Underlying housing deficit causing snowball crisis effect

Photo: Greater Sydney Commission
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SYDNEY’S major districts will struggle to deliver on their 2026 targets of housing additions, analysis shows, which is likely to exacerbate Australia’s housing affordability crisis.

Analysis from the Property Council of Australia and Gyde Consulting shows only the central district will come anywhere close to meeting the target of 112,000 dwellings set by the Greater Sydney Commission (GSC) for the 10-year period from 2016 to 2026.

This is despite Greater Sydney achieving its housing targets in the 2017-18 and 2018-19 financial years, which delivered just over 42,000 dwellings each, above the target of 36,250 dwellings per year.

The targets do not incorporate the deficit into dwelling demand, meaning there is an underlying deficit that can persist, even when dwelling targets are achieved.

Property Council’s NSW executive director, Luke Achterstraat said the results showed there was an underlying deficit of housing supply in Greater Sydney.

“Each year the dwelling targets are not met exacerbates this deficit and worsens the affordability crisis. Crucially, the current targets do not incorporate the deficit into dwelling demand, meaning that there is an underlying deficit that can persist, even when dwelling targets are achieved.

“Ongoing delivery of housing above the identified target demand is required to manage this deficit and ensure sufficient housing supply for Greater Sydney’s population.”

There is slightly more positive news surrounding Western Sydney, where Blacktown, The Hills, Penrith, Liverpool and Wollondilly are delivering beyond the GSC’s five-year targets.

Achterstraat said it is important to note that these areas have a higher proportion of greenfield development than other parts of Sydney, and that while future projections may seem positive, the review of flood zoning and serviceability of new sites could lead to a curtailing of development in these communities.

The Property Council supported the government’s expansion of the Accelerated Infrastructure Fund to unlock more housing growth in the area, while the coming flood review will “make it all the more critical that government review the urban/rural boundary of Sydney in search of opportunities to build suitable sites”.

“It was promising to see a strong housing supply focus in this year’s NSW Budget which included $500m in supply initiatives such as faster approvals, expert assessments and the rezoning of land for housing precincts,” Achterstraat said.

However, in order to keep pace with future demand, Western Sydney requires the delivery of 25,530 dwellings per year, and the region is currently 6,000 homes short of this number. This is despite the region exceeding the zero to five-year period target to 2021 by 600 dwellings.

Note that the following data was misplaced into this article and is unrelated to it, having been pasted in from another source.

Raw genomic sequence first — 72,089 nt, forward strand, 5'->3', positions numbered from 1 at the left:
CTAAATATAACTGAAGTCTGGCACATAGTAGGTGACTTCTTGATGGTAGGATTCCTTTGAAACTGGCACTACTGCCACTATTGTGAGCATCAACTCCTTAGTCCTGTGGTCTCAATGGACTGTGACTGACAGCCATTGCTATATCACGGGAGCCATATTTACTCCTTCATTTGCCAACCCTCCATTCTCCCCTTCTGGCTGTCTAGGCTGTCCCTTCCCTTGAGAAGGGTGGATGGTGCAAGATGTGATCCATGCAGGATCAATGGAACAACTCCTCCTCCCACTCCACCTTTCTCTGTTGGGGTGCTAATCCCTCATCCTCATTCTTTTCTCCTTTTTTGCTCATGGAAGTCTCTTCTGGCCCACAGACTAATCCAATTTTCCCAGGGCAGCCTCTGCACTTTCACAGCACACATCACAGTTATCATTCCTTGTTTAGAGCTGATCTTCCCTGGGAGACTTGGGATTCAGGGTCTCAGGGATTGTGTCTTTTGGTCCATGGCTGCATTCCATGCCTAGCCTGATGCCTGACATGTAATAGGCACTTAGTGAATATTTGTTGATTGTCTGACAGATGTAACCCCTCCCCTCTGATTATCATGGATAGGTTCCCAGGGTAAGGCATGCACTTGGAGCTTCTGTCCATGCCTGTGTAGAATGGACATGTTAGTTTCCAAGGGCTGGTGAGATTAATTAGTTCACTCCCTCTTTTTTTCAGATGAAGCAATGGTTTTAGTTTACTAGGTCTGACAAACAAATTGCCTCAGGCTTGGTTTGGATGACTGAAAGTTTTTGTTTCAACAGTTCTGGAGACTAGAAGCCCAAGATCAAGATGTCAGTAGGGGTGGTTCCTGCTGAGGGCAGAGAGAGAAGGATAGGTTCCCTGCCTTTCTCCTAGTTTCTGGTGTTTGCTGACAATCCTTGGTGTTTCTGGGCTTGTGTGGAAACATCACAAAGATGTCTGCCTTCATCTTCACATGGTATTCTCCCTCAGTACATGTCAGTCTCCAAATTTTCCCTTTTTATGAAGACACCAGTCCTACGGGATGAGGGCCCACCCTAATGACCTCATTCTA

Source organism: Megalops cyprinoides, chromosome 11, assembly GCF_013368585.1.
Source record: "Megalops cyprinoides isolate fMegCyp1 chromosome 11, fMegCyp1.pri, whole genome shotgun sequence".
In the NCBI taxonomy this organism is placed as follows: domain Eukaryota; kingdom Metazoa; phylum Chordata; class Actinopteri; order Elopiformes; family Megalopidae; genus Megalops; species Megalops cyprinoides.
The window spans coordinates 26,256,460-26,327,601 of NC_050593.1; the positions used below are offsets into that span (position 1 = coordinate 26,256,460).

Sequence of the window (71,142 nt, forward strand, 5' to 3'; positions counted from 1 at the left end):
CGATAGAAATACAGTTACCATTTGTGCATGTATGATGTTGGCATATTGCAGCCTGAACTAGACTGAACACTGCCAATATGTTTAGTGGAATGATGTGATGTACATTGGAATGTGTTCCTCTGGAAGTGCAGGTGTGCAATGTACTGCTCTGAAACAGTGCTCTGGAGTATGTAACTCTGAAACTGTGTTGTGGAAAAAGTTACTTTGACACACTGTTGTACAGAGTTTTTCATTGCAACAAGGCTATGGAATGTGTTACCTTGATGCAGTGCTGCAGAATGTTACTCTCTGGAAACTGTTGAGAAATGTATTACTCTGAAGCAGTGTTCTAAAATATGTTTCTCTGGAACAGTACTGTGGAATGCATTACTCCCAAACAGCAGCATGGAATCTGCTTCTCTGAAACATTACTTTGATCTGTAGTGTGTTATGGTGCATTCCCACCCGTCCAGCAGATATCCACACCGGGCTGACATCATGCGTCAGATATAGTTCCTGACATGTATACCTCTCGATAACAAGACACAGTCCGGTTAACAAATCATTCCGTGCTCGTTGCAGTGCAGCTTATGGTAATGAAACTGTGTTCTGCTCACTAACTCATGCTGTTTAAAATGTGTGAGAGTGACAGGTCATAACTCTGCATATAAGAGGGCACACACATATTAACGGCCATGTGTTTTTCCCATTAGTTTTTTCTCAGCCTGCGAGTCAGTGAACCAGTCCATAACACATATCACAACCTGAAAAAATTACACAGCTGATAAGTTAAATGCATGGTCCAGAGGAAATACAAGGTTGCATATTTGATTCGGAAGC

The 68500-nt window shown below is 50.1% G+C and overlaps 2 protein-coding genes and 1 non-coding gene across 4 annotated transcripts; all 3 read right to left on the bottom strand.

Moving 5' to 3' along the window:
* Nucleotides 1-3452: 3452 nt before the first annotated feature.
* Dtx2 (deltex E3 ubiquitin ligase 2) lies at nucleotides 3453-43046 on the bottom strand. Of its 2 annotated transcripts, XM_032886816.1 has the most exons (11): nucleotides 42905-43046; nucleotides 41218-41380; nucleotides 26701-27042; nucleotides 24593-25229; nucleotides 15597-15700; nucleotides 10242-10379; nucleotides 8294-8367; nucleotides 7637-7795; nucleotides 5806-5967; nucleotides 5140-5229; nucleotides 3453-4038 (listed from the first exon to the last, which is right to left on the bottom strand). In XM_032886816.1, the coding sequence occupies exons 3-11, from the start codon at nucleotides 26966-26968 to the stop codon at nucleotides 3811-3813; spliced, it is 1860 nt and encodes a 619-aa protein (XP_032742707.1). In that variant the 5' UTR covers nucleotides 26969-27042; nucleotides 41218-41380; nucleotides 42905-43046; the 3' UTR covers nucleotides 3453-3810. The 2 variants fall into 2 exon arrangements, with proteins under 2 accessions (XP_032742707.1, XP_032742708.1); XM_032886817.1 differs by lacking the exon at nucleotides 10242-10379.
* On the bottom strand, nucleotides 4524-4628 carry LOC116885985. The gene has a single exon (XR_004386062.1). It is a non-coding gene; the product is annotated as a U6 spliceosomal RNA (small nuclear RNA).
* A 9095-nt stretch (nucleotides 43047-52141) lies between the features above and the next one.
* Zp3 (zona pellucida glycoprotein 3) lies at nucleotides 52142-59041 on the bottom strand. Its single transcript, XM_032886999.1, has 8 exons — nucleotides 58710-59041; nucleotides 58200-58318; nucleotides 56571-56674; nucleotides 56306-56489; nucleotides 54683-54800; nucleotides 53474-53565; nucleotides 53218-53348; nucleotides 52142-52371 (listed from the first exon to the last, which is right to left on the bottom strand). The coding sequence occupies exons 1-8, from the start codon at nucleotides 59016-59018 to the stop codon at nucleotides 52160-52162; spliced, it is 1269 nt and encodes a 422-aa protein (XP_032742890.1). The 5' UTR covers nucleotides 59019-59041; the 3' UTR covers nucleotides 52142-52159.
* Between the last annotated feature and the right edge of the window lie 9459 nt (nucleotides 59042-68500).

“As greenfield housing opportunities decline, we will need stronger partnerships between state and local government to promote the careful planning and renewal of the region’s town centres.

The eastern district, which includes the Sydney, Randwick, the Inner West and Woollahra LGAs, is expected to fall short of the 10-year target by about 20,000 dwellings. The likelihood of the LGA meeting the GSC housing target for the six to 10-year period – from 2022 to 2026 – is very low in all of them, except for Woollahra where it is high.

The central district exceeded the GSC’s 2021 target by 1,500 but is still expected to fall short of the 112,000 total target due to the very low likelihood Cumberland and Parramatta will meet their targets.

The south district is tipped to fall 5,000 short of its 41,000 target, while every LGA in the north district has a very low likelihood of reaching their individual targets, making for a near-10,000 home shortfall on the district’s target of 52,650 dwellings.

“In recent years, there has been an increasing proportion of greenfield land in completions, which indicates a reliance on Western Sydney to deliver sufficient housing, as this is where the two, identified greenfield growth areas are located. It is clear that, in order to meet future targets, dwellings must be provided across the whole of Greater Sydney, rather than concentrated in one or two districts,” the analysis said.

According to the Property Council and Gyde Consulting, the pandemic showed while demand is influenced by levels of immigration, it is not the sole driver. Latent demand for housing amongst the domestic population and more savings fuelled high housing prices and increased demand for housing.

Infill housing was the dominant housing type delivered in the peak housing years of 2017-18 and 2018-19.

“It is critical to maintain the historical proportional split between the two housing types, as infill housing typically provides a greater number of dwellings, with better access to existing infrastructure, services and transport options,” the analysis said.

In 2017-18 dwelling completions delivered 30,510 multi-unit dwellings and 11,670 detached houses. In 2018-19, 29,815 multi-unit dwellings and 12,600 detached houses were delivered.

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